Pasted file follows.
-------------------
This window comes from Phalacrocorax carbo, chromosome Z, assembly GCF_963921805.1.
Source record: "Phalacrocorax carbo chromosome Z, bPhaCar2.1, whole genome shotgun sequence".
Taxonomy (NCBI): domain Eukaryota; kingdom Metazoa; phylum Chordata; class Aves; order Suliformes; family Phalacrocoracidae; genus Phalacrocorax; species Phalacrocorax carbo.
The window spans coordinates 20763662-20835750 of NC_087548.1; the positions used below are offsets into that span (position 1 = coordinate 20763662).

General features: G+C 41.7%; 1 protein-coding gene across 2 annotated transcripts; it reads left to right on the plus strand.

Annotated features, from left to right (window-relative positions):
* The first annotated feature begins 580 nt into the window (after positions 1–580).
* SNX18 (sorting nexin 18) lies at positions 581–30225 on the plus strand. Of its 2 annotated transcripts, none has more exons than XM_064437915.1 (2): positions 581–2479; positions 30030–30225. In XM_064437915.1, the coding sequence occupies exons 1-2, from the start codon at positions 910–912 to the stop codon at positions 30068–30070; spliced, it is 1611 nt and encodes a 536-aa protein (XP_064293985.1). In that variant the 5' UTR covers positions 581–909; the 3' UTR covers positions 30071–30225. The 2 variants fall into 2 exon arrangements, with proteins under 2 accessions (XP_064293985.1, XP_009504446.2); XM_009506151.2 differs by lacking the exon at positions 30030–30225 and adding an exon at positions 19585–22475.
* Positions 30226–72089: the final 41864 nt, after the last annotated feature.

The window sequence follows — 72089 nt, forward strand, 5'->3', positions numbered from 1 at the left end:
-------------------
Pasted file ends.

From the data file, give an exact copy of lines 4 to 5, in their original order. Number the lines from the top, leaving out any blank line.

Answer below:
The window spans coordinates 20763662-20835750 of NC_087548.1; the positions used below are offsets into that span (position 1 = coordinate 20763662).

General features: G+C 41.7%; 1 protein-coding gene across 2 annotated transcripts; it reads left to right on the plus strand.